First, let’s take a look at what skills and abilities you will develop in getting your degree in Anthropology.
The crown jewel of your experience in the undergraduate anthropology department is the field school. As part of your anthropology training, students are required to conduct their own original research from start to finish. This is something that is very rare - even in anthropology departments (fewer than 5% of anthropology departments in the U.S. require field research projects and most of those are much less intensive than what you will do at BYU).
BYU's Unique Curriculum
For those who haven't yet done their field school, the undergraduate Anthropology degree is built around the thesis. There are four classes that you take as part of writing your thesis. These classes will mentor you through the process of 1) designing a research project, including background research and methodology (442), 2) conducting the necessary fieldwork (495), 3) analyzing the data (443), and 4) writing it all up (499). This will ensure that once you have finished course work, you will have an impressive finished product.
Upon graduating you will then be able to take this impressive product to employers to demonstrate to them what you are capable of. There are very few college graduates who can say that they have undertaken a major research project from start to finish. To have done so will put you in the top 5% of college graduates in the U.S. That is a serious advantage.
Unfortunately, many of our anthropology undergraduates often don’t realize what a tremendous accomplishment this is. If you are an anthropology graduate, don’t make this mistake. Be sure to make mention of this in all of your resume related documents and be ready to talk about it in job interviews. (Don’t hide your thesis under a bushel!).
So, what skills can you expect to gain from your thesis research?
Skills You Will Acquire as an Anthropology Major at BYU
1. Ability to communicate through writing and speaking. The final thesis that you will produce will be a 25-50 page paper that demonstrates your thorough engagement with theory and previous research and makes an original contribution to this research with the research findings from your field work. You will spend a lot of time drafting this document and writing and re-writing. As any good writer can tell you, this is the key to becoming a good communicator in writing.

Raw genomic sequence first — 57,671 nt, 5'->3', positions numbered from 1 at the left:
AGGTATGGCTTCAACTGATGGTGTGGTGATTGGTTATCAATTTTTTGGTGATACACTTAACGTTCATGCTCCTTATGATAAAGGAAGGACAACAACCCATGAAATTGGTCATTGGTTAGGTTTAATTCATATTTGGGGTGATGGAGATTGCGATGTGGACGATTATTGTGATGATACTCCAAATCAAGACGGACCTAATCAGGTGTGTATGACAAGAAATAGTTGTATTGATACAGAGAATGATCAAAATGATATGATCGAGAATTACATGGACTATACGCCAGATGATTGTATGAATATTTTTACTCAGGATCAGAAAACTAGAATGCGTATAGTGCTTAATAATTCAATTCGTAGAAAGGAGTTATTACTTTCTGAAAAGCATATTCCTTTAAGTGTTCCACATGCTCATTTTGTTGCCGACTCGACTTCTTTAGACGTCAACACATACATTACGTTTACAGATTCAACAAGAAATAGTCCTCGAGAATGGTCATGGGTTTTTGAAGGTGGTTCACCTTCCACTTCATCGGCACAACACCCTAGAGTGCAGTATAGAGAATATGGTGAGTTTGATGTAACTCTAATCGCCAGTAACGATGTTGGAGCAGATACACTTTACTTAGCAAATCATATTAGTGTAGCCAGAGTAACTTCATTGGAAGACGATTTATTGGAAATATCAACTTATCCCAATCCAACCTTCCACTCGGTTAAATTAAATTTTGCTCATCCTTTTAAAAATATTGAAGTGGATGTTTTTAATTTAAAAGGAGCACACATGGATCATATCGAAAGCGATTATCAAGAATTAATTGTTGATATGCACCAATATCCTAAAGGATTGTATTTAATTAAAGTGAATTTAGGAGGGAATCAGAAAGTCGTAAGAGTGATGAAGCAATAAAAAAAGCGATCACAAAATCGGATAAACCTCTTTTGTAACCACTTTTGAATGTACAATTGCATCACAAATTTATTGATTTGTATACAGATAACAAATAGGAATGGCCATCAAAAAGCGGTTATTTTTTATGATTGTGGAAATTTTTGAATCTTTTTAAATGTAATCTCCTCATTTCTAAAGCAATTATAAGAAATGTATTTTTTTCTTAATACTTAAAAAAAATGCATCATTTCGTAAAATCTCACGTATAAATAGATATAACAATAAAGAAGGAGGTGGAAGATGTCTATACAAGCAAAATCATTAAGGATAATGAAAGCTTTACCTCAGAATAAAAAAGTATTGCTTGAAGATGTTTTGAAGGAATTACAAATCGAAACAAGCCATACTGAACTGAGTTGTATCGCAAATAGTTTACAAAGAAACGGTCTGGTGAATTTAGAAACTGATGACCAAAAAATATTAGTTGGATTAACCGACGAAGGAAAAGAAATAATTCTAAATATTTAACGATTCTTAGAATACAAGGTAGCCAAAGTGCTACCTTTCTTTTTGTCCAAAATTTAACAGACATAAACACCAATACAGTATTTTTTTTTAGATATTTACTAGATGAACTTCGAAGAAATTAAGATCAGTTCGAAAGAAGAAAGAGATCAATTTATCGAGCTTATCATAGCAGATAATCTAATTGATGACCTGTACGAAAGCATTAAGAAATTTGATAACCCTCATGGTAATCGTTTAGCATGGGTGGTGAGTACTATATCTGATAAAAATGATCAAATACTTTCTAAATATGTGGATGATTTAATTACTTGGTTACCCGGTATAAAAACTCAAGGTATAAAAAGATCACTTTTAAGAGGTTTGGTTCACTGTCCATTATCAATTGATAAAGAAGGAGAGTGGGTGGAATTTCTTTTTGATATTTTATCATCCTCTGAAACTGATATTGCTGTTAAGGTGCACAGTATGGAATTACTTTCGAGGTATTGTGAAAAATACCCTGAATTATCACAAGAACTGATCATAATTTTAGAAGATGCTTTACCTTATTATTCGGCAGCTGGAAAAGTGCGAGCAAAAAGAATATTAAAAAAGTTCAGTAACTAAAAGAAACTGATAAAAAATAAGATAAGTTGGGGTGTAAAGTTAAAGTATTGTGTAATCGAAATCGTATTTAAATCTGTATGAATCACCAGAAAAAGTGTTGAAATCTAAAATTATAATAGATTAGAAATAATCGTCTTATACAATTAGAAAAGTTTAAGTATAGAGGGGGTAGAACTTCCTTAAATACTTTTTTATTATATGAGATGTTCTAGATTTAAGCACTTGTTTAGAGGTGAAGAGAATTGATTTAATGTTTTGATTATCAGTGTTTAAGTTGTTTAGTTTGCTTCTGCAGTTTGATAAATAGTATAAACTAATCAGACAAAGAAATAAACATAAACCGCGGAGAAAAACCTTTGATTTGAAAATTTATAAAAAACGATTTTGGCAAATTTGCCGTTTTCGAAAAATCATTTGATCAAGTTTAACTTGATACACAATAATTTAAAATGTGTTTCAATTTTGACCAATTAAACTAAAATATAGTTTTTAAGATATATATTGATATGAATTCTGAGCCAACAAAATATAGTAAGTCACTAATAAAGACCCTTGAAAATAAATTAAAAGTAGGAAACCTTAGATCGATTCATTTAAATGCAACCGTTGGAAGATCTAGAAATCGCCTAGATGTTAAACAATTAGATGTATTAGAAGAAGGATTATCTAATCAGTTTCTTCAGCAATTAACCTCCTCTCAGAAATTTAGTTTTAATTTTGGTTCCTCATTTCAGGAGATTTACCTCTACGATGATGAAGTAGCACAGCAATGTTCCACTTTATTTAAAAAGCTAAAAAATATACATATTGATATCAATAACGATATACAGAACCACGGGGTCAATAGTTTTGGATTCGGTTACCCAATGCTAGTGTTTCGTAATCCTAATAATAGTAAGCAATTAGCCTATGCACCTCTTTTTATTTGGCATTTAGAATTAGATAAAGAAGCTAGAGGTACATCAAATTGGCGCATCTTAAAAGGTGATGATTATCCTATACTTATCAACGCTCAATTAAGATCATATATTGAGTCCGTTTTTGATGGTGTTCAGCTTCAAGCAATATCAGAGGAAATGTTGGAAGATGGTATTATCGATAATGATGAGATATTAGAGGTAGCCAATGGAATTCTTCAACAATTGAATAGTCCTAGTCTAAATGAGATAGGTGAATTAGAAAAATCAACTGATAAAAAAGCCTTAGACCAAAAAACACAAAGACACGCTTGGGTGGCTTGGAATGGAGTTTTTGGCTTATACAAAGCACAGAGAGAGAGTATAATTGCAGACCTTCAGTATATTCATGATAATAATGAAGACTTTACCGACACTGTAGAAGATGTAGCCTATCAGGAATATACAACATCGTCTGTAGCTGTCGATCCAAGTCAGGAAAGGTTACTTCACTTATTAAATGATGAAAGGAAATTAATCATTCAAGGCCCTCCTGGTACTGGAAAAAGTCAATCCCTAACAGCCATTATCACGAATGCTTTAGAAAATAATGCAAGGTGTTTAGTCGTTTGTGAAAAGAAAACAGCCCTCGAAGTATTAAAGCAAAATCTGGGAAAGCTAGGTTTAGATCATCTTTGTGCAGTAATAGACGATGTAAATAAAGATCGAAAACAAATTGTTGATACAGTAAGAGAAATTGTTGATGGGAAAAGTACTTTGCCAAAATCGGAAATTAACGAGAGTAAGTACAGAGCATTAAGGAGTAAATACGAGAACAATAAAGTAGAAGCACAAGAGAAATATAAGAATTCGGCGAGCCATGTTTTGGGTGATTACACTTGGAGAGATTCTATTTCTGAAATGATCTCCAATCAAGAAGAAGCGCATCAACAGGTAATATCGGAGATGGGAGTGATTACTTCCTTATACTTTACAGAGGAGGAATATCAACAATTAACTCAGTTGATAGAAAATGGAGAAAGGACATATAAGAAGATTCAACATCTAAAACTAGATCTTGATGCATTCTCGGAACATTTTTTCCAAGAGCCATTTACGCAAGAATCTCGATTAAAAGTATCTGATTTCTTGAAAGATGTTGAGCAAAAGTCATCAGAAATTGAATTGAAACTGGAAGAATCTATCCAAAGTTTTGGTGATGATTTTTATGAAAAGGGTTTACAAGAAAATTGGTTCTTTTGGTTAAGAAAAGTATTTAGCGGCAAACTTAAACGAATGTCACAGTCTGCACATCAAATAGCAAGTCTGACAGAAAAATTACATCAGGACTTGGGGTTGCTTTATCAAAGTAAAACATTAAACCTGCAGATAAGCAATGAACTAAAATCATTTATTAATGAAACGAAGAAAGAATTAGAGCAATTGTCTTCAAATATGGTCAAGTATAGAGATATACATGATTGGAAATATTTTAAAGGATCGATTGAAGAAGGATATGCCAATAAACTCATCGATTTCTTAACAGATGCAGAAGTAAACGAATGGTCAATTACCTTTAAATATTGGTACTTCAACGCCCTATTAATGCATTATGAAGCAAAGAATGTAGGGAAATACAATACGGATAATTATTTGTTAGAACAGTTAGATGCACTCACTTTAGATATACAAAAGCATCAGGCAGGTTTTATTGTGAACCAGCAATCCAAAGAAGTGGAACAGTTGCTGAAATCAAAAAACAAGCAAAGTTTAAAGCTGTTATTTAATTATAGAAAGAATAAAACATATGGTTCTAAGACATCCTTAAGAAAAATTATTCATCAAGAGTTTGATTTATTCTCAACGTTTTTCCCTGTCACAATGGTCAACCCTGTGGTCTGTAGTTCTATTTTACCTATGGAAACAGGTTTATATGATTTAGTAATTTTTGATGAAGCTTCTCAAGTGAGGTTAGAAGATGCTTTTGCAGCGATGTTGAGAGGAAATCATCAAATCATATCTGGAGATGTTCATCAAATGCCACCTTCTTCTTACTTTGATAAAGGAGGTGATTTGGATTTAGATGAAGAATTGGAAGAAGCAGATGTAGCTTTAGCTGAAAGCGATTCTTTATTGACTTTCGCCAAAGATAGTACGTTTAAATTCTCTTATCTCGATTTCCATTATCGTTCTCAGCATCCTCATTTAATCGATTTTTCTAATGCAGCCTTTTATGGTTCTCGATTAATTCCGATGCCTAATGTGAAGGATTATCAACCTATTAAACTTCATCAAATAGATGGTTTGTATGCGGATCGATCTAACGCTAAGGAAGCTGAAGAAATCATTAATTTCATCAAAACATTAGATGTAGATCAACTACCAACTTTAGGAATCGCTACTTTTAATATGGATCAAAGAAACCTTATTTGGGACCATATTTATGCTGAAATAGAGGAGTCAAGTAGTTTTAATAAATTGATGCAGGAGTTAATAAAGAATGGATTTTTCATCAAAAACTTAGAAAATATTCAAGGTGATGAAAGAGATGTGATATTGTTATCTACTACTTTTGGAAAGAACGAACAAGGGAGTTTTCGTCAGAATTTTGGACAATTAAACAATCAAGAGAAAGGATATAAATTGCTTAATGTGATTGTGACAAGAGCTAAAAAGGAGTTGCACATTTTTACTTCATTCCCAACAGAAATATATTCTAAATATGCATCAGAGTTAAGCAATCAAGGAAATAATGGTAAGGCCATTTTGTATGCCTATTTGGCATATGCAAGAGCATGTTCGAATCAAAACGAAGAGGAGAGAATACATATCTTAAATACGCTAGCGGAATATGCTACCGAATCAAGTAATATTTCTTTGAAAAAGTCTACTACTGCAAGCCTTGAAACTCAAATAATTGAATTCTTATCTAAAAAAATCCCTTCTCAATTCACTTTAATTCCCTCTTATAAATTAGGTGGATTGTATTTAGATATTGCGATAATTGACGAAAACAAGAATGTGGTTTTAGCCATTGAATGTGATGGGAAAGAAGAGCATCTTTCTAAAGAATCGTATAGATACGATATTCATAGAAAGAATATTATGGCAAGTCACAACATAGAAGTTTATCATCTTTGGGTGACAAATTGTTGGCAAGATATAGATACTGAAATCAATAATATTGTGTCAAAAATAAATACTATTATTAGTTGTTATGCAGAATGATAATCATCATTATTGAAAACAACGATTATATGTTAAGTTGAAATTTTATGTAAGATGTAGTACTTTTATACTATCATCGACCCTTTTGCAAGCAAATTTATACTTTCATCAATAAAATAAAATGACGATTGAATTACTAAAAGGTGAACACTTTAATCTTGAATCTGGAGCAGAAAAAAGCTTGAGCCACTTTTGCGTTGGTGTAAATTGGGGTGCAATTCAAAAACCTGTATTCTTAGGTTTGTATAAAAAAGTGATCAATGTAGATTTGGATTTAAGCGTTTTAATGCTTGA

2. Additionally, as part of the process, you will present your research (multiple times) to a number of different audiences. In doing so, you will develop your skills at presenting orally.
3. The ability to work in teams (typically, you will be working with others in your field site).
4. Ability to design and carry out research independently. This includes designing a research project from scratch, starting with question design, background literature review, design of what you will do in the field, and carrying out that research in the field.
5. Abillity to independently analyze and interpret data that you have collected during your field work. In doing this you will develop skills using qualitative data analysis software to analyze the data you have collected.
6. Ability to communicate clearly and effectively in oral and written form. In addition to your thesis paper, you will have multiple opportunities to present your findings and will receive constructive feedback each step along the way.
Other skills you will gain from general coursework in Anthropology
7. Ability to understand different cultures and to know how to completely communicate accross cultural difference.
8. Critical thinking skills. You will develop this attribute in every course you take in Anthropology as we challenge you to think differently and to question your basic assumptions and understandings about the world around you.
9. Ability to communicate well in writing. Most anthropology courses involve writing of some sort or other.
10. Think about the world differently.
With these learned skills you will now be prepared to enter the workforce and excel in whatever field you choose.